History of the E S Lowe Company
Whichever story is true, the timing that night couldn’t have been better for Lowe,because by 1934, it was estimated 10,000 games of Bingo were being played acrossthe United States each week, and Lowe's company had 1,000 employees workingaround the clock cranking out bingo games in an effort to keep up with the demand (itwas said that during this time his company was using more newsprint than the NewYork Times). According to one record, while Lowe “…was never able to trademark theword 'bingo,' he still became the dominant player in the industry and
made even moremoney selling small plastic chess and checkers sets
(italics added) The latter story, by the way, is the one referred to in his obituary, making it seem the morecreditable of the two.
Lowe’s “invention” of the game Yahtzee was another case of the right place, right time,right game when, around 1956, a wealthy couple asked him to produce a game theyhad invented and played with friends on their yacht, called- creatively enough-
. In exchange for 1,000 free games to give to their friends and families, thecouple gave the rights to the game to Lowe. He renamed it
, introduced it to hisfriends in the same way he had introduced Bingo, waited for word to get around, andonce again had a winner on his hands. During Lowe's ownership, over 40 millionYahtzee games were sold in America and around the globe. The game has maintainedits popularity. According to current owner Hasbro, 50 million Yahtzee games are soldeach year.
In 1973, Lowe sold his company to Milton Bradley for $26 million and involved himself inother pursuits- such as producing plays on Broadway and buying a 322-room motel,called the Tally-Ho Inn, in Las Vegas. Ironically, though he was the one who introducedBingo to the world, gambling was not allowed at the hotel, and it failed a few monthslater. It eventually became the site of the Aladdin Hotel and is currently the site of Planet Hollywood Resort and Casino.By now some (well, maybe most) may well be wondering what any of this has to do withchess. Well, considering how successfully the games of Bingo and Yahtzee sold givesmuch greater depth to the scope of the statement made in Eisler’s account that Lowe’scompany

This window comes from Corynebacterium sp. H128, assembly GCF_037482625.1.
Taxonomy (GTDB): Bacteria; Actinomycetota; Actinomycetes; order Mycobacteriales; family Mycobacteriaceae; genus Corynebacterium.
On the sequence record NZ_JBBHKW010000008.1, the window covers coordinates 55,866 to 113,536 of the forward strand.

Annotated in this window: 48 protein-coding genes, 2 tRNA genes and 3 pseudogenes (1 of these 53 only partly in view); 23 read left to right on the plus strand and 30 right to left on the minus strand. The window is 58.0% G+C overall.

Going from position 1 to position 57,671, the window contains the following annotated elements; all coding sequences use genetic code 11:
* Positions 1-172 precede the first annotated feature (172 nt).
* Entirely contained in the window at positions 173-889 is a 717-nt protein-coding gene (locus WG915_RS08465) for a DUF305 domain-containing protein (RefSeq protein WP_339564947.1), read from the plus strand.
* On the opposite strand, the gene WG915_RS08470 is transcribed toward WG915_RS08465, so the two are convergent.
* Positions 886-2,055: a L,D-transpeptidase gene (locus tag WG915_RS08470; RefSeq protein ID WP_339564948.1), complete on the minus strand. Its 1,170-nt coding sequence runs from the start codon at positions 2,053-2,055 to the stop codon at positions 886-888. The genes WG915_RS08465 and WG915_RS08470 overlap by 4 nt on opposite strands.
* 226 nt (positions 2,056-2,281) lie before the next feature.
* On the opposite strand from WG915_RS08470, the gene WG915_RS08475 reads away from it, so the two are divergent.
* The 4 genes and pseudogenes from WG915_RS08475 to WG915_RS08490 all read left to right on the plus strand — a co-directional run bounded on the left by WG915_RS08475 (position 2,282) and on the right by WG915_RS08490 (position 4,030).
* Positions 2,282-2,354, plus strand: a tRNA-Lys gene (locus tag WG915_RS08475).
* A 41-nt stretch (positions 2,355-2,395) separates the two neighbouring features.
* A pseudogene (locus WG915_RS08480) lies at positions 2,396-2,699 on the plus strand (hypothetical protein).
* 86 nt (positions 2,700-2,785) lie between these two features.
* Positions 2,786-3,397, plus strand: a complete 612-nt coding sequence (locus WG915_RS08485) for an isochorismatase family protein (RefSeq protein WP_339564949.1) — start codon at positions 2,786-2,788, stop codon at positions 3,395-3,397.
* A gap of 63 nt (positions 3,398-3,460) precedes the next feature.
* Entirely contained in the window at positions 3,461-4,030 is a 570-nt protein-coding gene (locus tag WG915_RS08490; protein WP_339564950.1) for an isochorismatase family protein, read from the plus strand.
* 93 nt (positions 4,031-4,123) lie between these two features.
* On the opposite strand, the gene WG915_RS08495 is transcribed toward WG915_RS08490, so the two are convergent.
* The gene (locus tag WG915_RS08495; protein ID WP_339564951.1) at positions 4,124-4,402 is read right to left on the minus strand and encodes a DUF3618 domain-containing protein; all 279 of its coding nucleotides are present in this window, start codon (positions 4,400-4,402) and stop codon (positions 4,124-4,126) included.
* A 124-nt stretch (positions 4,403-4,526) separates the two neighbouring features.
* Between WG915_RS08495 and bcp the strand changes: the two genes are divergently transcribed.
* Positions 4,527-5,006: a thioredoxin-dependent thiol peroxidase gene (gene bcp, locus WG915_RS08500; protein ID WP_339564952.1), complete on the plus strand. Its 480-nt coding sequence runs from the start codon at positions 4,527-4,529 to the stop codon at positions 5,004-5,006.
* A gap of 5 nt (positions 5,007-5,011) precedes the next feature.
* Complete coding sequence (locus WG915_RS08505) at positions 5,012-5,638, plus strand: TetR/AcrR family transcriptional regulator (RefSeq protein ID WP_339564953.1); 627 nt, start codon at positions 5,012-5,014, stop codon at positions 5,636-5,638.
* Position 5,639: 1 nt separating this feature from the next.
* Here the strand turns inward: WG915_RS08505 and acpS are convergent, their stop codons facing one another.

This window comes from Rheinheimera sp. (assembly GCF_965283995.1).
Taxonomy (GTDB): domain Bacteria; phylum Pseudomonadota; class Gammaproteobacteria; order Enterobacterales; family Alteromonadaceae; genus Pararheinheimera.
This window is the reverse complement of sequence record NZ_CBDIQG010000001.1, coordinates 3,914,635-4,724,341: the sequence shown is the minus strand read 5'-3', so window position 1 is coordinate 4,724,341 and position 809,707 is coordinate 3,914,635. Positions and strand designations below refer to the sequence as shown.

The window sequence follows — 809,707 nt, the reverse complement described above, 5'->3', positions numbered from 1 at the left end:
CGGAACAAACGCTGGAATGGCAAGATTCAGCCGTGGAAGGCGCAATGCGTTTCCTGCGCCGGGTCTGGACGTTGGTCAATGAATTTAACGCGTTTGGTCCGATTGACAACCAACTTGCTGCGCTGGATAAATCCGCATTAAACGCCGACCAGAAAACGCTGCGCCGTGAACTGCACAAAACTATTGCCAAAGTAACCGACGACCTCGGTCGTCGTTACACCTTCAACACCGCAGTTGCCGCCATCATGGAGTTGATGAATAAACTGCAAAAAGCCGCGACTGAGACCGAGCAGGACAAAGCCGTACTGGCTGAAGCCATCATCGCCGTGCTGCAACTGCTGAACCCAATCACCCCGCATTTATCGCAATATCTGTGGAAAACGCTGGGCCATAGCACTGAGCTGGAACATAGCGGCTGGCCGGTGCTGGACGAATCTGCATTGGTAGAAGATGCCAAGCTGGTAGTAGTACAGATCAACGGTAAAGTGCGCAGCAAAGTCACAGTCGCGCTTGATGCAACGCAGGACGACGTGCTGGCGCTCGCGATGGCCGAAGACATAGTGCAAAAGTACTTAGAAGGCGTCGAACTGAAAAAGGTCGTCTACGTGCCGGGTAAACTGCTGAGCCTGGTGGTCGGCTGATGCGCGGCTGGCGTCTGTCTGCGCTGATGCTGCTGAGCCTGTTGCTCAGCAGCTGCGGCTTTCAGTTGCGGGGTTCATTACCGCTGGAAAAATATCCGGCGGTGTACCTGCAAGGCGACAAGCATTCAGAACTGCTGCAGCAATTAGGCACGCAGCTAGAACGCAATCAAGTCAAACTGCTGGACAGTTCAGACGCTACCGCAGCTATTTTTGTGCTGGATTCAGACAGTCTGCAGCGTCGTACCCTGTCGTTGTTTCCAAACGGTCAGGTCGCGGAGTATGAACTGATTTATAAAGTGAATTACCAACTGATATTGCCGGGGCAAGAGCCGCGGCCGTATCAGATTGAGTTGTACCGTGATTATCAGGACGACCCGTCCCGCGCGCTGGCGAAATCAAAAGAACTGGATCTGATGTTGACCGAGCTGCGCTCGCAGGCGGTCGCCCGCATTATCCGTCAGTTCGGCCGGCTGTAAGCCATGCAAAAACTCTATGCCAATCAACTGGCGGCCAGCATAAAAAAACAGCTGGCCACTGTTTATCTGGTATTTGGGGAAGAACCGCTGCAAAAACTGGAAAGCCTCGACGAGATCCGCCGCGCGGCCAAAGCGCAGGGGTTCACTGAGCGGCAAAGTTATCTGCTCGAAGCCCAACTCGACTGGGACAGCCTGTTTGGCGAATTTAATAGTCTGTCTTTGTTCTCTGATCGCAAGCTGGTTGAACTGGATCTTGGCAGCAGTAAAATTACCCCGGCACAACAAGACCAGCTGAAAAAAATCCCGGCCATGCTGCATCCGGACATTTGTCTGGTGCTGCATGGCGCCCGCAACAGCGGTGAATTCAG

made even more money selling small plastic chess and checkers sets
. Howmuch so? Well, an article on
gives an inkling of the answer to thatquestion
While focusing on the burnout and dropout rate of many executive managersin corporate America, the article gives the interesting experience of one T. RobertO’Konski, as follows:Because it is much easier and cheaper to buy a successful product than todevelop one in the toy and game industry, major players like Milton Bradleyconstantly zero in on small shops that have hit it big with a winner or two. One of the company's targets was E.S. Lowe, a New York toymaker that sold theperennially popular game Yahtzee. Milton Bradley bought the company in 1973,
Eisler, Kim Isaac. Revenge of the Pequots: How a Small Native American Tribe Created the World'sMost Profitable Casino, Simon & Schuster, New York, 2001.
Newsday (Combined Editions) Long Island, NY, Feb 25, 1986. p.07.